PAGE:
Hearing loss is common among the elderly. The most common cause of hearing
Single Sided Deafness
Single sided deafness (SSD), or significant hearing loss in one ear, affects 60,000 people each year in the United States alone
What is Single Sided Deafness?
Single Sided Deafness (SSD) involves significant damage to hearing in one ear. People with SSD can have trouble understanding speech because they can’t separate background noise from the noise they want to hear and they can’t hear from one side – making it difficult to locate sounds.
Is there a cure for Single Sided Deafness?
While there is no cure for SSD, there are options available to help those who suffer from it.
Here are three common solutions:
CROS: Widex CROS systems wirelessly transmit sound from the deaf ear to the better ear via a transmitter, which is placed behind the deaf ear. The transmitter picks up sound and wirelessly transmits it to a receiver hearing aid on the normal-hearing ear. This solution is discreet and requires a non-invasive fitting procedure.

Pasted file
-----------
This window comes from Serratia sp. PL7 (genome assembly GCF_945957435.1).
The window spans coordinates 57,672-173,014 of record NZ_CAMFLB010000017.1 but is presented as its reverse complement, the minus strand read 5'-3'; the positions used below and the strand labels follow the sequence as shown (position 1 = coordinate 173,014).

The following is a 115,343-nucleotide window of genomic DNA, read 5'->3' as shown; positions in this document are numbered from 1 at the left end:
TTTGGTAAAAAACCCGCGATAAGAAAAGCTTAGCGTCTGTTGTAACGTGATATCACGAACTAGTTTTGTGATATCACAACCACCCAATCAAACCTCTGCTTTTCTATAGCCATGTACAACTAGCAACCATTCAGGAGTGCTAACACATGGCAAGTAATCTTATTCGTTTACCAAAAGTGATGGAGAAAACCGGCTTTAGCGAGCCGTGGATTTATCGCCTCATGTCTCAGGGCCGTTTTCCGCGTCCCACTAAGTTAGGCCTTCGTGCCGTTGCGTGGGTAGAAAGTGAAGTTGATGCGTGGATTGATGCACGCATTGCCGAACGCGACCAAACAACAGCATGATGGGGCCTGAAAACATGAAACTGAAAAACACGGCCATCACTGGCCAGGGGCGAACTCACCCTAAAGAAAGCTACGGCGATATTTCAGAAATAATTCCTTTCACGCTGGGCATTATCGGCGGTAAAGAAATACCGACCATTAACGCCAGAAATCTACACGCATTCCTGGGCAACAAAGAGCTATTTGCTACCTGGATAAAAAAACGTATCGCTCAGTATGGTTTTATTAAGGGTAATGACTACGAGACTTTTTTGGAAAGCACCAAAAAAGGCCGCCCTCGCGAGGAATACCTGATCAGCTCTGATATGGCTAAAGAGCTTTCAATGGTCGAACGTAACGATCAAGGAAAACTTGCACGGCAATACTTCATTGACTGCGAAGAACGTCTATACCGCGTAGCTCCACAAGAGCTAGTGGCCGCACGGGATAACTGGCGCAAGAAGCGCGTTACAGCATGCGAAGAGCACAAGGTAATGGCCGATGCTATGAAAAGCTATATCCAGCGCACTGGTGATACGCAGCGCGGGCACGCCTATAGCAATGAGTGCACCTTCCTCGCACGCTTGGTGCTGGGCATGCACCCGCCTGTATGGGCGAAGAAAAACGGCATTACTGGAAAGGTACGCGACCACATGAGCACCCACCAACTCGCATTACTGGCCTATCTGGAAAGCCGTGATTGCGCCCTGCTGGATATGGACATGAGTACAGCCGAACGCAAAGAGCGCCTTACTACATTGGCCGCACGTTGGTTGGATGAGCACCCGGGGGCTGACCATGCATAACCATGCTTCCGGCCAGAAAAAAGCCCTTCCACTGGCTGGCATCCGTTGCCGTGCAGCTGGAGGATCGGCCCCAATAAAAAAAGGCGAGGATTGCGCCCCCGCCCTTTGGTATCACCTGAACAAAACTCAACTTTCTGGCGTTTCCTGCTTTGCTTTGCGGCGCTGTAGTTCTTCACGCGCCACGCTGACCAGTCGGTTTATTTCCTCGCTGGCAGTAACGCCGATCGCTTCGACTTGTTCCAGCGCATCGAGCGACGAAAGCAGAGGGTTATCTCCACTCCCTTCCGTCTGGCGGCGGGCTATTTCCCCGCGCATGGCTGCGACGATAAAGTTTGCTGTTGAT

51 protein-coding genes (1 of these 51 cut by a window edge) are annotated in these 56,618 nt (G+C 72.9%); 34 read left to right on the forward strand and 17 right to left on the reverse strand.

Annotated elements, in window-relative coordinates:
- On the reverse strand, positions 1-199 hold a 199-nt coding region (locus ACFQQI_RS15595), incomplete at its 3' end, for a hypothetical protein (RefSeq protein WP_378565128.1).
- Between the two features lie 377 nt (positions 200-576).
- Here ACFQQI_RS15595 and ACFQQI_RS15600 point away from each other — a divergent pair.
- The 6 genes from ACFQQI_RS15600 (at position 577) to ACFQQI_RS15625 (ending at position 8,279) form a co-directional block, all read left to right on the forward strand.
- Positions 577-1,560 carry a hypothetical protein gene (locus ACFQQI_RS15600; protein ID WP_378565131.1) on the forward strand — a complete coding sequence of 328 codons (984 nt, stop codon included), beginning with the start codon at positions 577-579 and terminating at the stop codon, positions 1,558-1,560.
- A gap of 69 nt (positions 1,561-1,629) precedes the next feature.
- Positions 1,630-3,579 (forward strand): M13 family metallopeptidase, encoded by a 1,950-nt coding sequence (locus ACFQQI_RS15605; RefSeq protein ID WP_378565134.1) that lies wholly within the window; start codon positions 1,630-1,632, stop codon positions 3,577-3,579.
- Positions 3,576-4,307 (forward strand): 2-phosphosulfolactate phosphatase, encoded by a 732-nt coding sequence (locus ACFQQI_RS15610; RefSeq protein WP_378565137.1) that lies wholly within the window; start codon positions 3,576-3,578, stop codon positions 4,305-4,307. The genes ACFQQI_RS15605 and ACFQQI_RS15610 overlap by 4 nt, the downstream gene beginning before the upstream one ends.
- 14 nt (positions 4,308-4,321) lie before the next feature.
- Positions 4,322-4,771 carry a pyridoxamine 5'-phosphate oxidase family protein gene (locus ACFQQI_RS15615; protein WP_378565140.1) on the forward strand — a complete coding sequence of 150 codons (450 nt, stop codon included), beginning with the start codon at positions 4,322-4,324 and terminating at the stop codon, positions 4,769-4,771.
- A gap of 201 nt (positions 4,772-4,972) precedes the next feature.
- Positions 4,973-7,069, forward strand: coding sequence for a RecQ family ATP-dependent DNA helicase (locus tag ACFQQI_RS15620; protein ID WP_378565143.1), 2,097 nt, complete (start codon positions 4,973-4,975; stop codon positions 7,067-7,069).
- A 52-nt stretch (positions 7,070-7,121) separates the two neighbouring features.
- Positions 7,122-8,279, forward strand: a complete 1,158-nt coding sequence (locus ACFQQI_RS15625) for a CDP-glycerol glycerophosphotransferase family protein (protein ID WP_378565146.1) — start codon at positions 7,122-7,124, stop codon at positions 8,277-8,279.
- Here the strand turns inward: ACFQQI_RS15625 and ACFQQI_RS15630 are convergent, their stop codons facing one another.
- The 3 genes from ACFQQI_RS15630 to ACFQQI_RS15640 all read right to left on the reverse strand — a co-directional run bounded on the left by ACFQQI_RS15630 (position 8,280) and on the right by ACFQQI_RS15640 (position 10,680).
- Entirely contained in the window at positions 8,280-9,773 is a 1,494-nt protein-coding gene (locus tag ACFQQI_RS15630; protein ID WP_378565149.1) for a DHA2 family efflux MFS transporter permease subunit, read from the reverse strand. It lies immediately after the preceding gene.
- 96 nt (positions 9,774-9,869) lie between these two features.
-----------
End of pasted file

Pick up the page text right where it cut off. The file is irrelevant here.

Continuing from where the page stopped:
BiCROS: BiCROS is similar to CROS, but is made for those who are deaf in one ear and hearing impaired in the other ear. Here, the receiver hearing aid also amplifies sound on the better ear, so that it matches the degree of hearing loss in this ear.
BAHA: The BAHA system is a semi-implantable bone-anchored hearing device.This is installed via a surgical procedure and is more visible than wireless CROS or BiCROS systems.
How do CROS and BiCROS systems help people with Single Sided Deafness?
CROS and BiCROS system help people with SSD to better locate sounds and distinguish in background noise. In a recent Widex study, researchers found that the specific situations in which the test subjects rated the improvement with CROS to be the most significant when following a conversation in the presence of background noise, when having a conversation while driving a car and when participating in a group conversation.